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Eating Healthy on a Budget

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Eating Healthy on a Budget

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It’s no secret that the prices of many goods and services have risen and are still rising. Many people find less wiggle room in their budgets, causing them to cut expenses where they can and spend only on necessary items.

We all need to eat, so food is one expense we can’t eliminate. And, if you want to maintain healthy eating habits, it might appear costly and unrealistic, but being strapped for cash doesn’t mean we have to sacrifice our health. There are plenty of ways to eat healthy on a budget. It just takes some intentionality.

Here are some ideas to help you budget for healthy eating without spending too much.

Stay away from processed/pre-packaged foods and meals.
These types of convenience foods are much more expensive than fresh produce, meat, beans, and grains. They are also often loaded with preservatives, chemicals, and other unhealthy additives that can wreak havoc on your body and lead to chronic health conditions like diabetes and heart disease.

Buy foods whole, not prepped.
For example, a head of lettuce or cauliflower is generally cheaper than a bag of salad mix or cauliflower florets. You will generally get more volume for your money, but produce also tends to last longer before it goes bad if it isn’t cut or shredded.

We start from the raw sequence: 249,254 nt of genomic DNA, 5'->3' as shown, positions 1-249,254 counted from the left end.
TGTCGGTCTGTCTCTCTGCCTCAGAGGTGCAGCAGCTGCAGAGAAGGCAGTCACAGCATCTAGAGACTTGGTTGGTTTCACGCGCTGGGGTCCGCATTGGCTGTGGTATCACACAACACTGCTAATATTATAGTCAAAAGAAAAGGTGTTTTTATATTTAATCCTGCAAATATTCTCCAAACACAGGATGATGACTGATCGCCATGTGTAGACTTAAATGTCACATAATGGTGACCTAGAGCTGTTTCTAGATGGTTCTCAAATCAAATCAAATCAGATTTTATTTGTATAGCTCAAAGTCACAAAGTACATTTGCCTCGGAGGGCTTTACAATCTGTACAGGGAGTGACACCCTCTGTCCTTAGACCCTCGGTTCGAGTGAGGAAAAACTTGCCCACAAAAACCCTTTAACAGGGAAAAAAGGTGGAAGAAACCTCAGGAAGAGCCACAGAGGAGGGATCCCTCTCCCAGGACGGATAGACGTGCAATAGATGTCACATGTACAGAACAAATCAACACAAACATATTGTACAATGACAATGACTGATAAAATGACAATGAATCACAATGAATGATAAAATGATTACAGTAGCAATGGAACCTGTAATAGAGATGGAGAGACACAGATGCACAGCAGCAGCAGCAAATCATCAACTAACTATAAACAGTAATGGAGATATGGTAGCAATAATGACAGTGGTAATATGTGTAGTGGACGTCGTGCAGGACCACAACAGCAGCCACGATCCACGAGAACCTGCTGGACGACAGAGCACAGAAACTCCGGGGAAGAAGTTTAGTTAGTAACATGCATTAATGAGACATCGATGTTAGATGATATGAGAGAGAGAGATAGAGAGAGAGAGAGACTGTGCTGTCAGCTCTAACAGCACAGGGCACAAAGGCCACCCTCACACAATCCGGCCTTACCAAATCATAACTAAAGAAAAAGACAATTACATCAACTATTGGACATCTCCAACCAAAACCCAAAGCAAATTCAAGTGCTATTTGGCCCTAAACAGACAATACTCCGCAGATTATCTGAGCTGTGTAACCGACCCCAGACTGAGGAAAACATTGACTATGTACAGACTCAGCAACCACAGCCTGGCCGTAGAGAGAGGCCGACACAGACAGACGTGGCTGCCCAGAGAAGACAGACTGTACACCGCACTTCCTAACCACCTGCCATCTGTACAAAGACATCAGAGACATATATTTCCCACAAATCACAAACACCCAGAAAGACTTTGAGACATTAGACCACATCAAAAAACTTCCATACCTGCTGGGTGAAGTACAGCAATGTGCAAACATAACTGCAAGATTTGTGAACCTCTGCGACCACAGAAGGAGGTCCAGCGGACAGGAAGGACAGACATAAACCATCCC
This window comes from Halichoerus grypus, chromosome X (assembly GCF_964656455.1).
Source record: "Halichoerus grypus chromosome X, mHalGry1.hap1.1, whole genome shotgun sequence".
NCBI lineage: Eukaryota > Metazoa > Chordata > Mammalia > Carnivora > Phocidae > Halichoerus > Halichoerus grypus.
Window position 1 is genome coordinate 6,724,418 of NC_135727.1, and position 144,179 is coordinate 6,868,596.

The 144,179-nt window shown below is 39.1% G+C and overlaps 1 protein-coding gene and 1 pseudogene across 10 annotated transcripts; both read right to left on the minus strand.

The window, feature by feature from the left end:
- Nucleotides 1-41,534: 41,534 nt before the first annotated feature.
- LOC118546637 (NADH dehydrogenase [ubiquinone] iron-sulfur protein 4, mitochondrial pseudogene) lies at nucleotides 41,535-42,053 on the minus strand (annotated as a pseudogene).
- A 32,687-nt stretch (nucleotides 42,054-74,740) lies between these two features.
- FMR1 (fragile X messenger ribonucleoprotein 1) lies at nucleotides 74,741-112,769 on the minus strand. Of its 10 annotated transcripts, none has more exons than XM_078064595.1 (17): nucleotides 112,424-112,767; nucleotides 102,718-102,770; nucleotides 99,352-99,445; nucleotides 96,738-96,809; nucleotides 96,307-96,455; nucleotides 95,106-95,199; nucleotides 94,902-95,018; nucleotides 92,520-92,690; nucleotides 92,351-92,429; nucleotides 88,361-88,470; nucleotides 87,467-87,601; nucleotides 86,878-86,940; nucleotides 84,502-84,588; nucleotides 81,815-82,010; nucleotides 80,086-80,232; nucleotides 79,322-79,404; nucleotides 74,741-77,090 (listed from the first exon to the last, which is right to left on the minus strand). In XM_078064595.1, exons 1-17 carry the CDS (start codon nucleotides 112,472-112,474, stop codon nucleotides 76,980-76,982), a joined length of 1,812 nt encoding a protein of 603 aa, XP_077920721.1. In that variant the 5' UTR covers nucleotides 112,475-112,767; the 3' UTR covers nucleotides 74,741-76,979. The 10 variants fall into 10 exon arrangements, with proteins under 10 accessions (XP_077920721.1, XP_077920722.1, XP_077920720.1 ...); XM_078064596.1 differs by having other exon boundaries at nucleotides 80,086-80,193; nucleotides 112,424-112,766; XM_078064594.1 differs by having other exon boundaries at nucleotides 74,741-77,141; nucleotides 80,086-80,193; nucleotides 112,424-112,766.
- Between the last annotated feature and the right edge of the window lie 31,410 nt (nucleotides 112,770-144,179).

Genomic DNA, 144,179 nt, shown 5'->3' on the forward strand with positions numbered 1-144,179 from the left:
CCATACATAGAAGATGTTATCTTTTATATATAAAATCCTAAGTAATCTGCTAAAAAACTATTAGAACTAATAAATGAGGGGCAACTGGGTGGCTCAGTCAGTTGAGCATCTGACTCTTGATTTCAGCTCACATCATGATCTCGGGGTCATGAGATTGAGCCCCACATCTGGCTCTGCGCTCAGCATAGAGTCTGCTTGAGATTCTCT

Meal planning can help you stay on track.
When you plan your meals, you can create a grocery list specific to your needs. This will help you avoid buying items you don’t need and help you stick to your budget. Make a grocery list based on your meal plan before shopping, and stick to it.

If possible, try to do your grocery shopping when you aren’t hungry so that you’re less likely to make impulse purchases.

Buy pantry staples in bulk.
Beans, rice, oats, flour, spices, broths, boxed soups, and other dried goods are usually cheaper when bought in bulk. They will last a long time if stored properly, so you can save money in the long run by stocking up when you see a good sale. Be sure to read the labels of any canned foods you may stock up on to ensure there aren’t any unnecessary additives.

Eat less red meat.
Red meat is generally more expensive than other meats like chicken or turkey, so eating less of it can help save you money. And there are plenty of other healthy protein sources, like beans, eggs, and tofu that you can eat in substitution for meat.

Grow your herbs and lettuce greens.
Often, people focus on buying big-ticket items and overlook the small things that can add up, like herbs. Dried herbs can be expensive per ounce, but you don’t have to buy them dried—you can grow your own! Fresh herbs are easy to dry if you want to keep a stock of them, and growing fresh herbs indoors doesn’t require much space. Plus, this way you always have access to fresh herbs.

You can also grow lettuce greens, like kale, spinach, and butter crunch lettuce in a smaller space than you might think. With a bit of planning and effort upfront, you can access fresh herbs and greens whenever you want them without spending money each time at the grocery store.

Cook at home and cut down on eating out.
Home-cooked meals are almost always cheaper—and healthier—than restaurant meals. So cooking at home more often can help you save money and help you to eat better.

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